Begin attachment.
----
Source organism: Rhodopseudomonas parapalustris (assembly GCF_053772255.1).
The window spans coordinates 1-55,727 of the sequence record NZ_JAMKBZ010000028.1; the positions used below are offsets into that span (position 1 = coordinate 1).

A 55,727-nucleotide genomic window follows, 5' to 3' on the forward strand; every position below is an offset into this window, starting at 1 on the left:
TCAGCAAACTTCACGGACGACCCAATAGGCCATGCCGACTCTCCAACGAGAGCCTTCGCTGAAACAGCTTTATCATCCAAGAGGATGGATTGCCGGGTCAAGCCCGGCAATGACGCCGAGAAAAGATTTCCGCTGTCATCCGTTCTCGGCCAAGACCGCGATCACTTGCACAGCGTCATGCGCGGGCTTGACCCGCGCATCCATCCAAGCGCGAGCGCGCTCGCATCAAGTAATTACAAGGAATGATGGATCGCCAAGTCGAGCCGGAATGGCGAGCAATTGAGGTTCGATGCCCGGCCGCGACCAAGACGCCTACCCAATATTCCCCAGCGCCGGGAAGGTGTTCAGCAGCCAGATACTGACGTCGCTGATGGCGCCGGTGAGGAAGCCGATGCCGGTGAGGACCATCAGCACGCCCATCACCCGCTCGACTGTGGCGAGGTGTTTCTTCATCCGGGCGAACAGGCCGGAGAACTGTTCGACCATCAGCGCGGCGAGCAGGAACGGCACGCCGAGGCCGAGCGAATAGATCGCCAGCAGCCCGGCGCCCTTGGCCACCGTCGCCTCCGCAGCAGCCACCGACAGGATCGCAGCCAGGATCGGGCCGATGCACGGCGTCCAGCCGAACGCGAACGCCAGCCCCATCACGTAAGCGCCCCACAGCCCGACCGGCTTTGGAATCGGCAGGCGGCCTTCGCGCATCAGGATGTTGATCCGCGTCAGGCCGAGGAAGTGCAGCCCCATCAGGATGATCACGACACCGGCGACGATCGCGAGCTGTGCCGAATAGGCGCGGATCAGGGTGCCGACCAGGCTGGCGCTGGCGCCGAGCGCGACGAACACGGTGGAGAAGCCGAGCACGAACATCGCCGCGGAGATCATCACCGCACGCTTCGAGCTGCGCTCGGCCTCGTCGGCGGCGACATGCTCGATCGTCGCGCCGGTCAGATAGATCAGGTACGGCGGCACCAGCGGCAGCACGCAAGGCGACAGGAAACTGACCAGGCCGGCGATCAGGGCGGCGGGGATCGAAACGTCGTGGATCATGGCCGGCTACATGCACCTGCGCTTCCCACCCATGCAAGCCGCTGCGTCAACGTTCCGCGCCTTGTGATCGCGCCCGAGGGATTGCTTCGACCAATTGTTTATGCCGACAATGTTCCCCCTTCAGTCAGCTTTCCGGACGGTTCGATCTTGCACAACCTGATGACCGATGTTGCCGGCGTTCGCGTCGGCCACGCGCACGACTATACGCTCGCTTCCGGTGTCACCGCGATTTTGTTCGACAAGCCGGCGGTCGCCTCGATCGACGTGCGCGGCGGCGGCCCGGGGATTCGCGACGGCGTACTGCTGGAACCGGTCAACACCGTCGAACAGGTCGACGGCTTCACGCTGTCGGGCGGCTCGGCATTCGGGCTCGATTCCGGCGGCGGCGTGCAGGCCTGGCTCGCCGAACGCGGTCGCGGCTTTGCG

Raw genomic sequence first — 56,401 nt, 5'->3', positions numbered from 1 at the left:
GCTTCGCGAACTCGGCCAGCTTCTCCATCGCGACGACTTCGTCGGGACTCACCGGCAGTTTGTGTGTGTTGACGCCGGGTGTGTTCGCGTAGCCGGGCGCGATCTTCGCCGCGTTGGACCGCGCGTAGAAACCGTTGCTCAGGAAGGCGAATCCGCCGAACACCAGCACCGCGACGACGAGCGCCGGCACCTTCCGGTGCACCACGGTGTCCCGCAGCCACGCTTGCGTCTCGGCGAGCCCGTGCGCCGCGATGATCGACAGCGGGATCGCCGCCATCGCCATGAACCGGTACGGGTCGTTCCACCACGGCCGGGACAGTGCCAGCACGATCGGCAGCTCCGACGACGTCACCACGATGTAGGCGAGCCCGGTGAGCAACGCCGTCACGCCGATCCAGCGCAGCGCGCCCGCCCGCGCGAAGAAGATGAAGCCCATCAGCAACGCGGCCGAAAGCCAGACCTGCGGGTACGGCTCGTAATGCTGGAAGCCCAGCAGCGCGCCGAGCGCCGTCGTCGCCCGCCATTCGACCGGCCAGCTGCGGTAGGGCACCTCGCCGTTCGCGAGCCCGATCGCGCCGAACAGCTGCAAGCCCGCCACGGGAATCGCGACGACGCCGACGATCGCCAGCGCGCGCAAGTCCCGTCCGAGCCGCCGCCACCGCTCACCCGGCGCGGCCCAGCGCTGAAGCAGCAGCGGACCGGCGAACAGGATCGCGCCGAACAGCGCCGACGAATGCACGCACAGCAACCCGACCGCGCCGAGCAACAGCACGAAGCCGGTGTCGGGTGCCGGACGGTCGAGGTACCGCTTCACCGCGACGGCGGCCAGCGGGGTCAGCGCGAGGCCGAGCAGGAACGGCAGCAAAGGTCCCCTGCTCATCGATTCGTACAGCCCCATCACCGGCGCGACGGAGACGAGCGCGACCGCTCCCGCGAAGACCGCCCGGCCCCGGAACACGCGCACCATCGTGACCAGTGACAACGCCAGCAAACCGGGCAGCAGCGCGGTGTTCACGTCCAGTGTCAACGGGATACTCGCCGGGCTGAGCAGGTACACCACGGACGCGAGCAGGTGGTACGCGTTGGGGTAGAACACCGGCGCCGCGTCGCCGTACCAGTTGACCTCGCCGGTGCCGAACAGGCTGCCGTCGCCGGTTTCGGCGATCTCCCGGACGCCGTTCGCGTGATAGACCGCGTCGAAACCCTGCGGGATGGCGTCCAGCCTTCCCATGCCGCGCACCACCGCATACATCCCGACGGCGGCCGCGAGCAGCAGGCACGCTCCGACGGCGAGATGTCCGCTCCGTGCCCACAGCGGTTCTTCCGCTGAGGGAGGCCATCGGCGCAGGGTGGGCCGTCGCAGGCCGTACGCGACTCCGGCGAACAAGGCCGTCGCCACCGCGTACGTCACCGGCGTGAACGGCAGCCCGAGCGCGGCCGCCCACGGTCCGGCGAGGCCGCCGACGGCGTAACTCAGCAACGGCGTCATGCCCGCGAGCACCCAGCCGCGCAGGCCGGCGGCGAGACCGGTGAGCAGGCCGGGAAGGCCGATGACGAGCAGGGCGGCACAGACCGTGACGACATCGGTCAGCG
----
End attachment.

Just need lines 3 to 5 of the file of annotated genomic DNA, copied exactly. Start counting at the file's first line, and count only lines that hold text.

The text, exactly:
A 55,727-nucleotide genomic window follows, 5' to 3' on the forward strand; every position below is an offset into this window, starting at 1 on the left:
TCAGCAAACTTCACGGACGACCCAATAGGCCATGCCGACTCTCCAACGAGAGCCTTCGCTGAAACAGCTTTATCATCCAAGAGGATGGATTGCCGGGTCAAGCCCGGCAATGACGCCGAGAAAAGATTTCCGCTGTCATCCGTTCTCGGCCAAGACCGCGATCACTTGCACAGCGTCATGCGCGGGCTTGACCCGCGCATCCATCCAAGCGCGAGCGCGCTCGCATCAAGTAATTACAAGGAATGATGGATCGCCAAGTCGAGCCGGAATGGCGAGCAATTGAGGTTCGATGCCCGGCCGCGACCAAGACGCCTACCCAATATTCCCCAGCGCCGGGAAGGTGTTCAGCAGCCAGATACTGACGTCGCTGATGGCGCCGGTGAGGAAGCCGATGCCGGTGAGGACCATCAGCACGCCCATCACCCGCTCGACTGTGGCGAGGTGTTTCTTCATCCGGGCGAACAGGCCGGAGAACTGTTCGACCATCAGCGCGGCGAGCAGGAACGGCACGCCGAGGCCGAGCGAATAGATCGCCAGCAGCCCGGCGCCCTTGGCCACCGTCGCCTCCGCAGCAGCCACCGACAGGATCGCAGCCAGGATCGGGCCGATGCACGGCGTCCAGCCGAACGCGAACGCCAGCCCCATCACGTAAGCGCCCCACAGCCCGACCGGCTTTGGAATCGGCAGGCGGCCTTCGCGCATCAGGATGTTGATCCGCGTCAGGCCGAGGAAGTGCAGCCCCATCAGGATGATCACGACACCGGCGACGATCGCGAGCTGTGCCGAATAGGCGCGGATCAGGGTGCCGACCAGGCTGGCGCTGGCGCCGAGCGCGACGAACACGGTGGAGAAGCCGAGCACGAACATCGCCGCGGAGATCATCACCGCACGCTTCGAGCTGCGCTCGGCCTCGTCGGCGGCGACATGCTCGATCGTCGCGCCGGTCAGATAGATCAGGTACGGCGGCACCAGCGGCAGCACGCAAGGCGACAGGAAACTGACCAGGCCGGCGATCAGGGCGGCGGGGATCGAAACGTCGTGGATCATGGCCGGCTACATGCACCTGCGCTTCCCACCCATGCAAGCCGCTGCGTCAACGTTCCGCGCCTTGTGATCGCGCCCGAGGGATTGCTTCGACCAATTGTTTATGCCGACAATGTTCCCCCTTCAGTCAGCTTTCCGGACGGTTCGATCTTGCACAACCTGATGACCGATGTTGCCGGCGTTCGCGTCGGCCACGCGCACGACTATACGCTCGCTTCCGGTGTCACCGCGATTTTGTTCGACAAGCCGGCGGTCGCCTCGATCGACGTGCGCGGCGGCGGCCCGGGGATTCGCGACGGCGTACTGCTGGAACCGGTCAACACCGTCGAACAGGTCGACGGCTTCACGCTGTCGGGCGGCTCGGCATTCGGGCTCGATTCCGGCGGCGGCGTGCAGGCCTGGCTCGCCGAACGCGGTCGCGGCTTTGCG

Raw genomic sequence first — 56,401 nt, 5'->3', positions numbered from 1 at the left: